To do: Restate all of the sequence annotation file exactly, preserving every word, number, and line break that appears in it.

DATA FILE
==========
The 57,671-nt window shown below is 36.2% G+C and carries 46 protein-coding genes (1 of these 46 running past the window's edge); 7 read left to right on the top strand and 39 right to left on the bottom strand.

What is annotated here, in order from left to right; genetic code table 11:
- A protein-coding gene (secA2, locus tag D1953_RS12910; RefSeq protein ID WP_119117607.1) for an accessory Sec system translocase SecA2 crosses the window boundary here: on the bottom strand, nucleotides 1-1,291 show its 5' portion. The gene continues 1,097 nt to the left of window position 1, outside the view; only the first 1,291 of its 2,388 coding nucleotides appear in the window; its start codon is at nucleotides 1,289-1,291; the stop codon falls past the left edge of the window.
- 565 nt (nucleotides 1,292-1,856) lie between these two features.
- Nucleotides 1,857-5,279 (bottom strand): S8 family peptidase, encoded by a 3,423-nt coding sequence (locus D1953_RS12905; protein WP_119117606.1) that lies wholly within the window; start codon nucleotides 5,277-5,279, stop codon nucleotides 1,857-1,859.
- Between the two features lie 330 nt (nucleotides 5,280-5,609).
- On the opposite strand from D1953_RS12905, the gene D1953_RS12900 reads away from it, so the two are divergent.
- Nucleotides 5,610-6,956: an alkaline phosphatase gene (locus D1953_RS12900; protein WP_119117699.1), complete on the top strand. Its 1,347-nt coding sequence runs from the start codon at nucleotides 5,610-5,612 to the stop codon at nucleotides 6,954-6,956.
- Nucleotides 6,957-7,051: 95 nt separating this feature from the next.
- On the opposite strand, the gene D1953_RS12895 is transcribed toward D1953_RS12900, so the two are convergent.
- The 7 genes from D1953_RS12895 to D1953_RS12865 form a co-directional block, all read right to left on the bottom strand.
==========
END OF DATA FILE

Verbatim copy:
The 57,671-nt window shown below is 36.2% G+C and carries 46 protein-coding genes (1 of these 46 running past the window's edge); 7 read left to right on the top strand and 39 right to left on the bottom strand.

What is annotated here, in order from left to right; genetic code table 11:
- A protein-coding gene (secA2, locus tag D1953_RS12910; RefSeq protein ID WP_119117607.1) for an accessory Sec system translocase SecA2 crosses the window boundary here: on the bottom strand, nucleotides 1-1,291 show its 5' portion. The gene continues 1,097 nt to the left of window position 1, outside the view; only the first 1,291 of its 2,388 coding nucleotides appear in the window; its start codon is at nucleotides 1,289-1,291; the stop codon falls past the left edge of the window.
- 565 nt (nucleotides 1,292-1,856) lie between these two features.
- Nucleotides 1,857-5,279 (bottom strand): S8 family peptidase, encoded by a 3,423-nt coding sequence (locus D1953_RS12905; protein WP_119117606.1) that lies wholly within the window; start codon nucleotides 5,277-5,279, stop codon nucleotides 1,857-1,859.
- Between the two features lie 330 nt (nucleotides 5,280-5,609).
- On the opposite strand from D1953_RS12905, the gene D1953_RS12900 reads away from it, so the two are divergent.
- Nucleotides 5,610-6,956: an alkaline phosphatase gene (locus D1953_RS12900; protein WP_119117699.1), complete on the top strand. Its 1,347-nt coding sequence runs from the start codon at nucleotides 5,610-5,612 to the stop codon at nucleotides 6,954-6,956.
- Nucleotides 6,957-7,051: 95 nt separating this feature from the next.
- On the opposite strand, the gene D1953_RS12895 is transcribed toward D1953_RS12900, so the two are convergent.
- The 7 genes from D1953_RS12895 to D1953_RS12865 form a co-directional block, all read right to left on the bottom strand.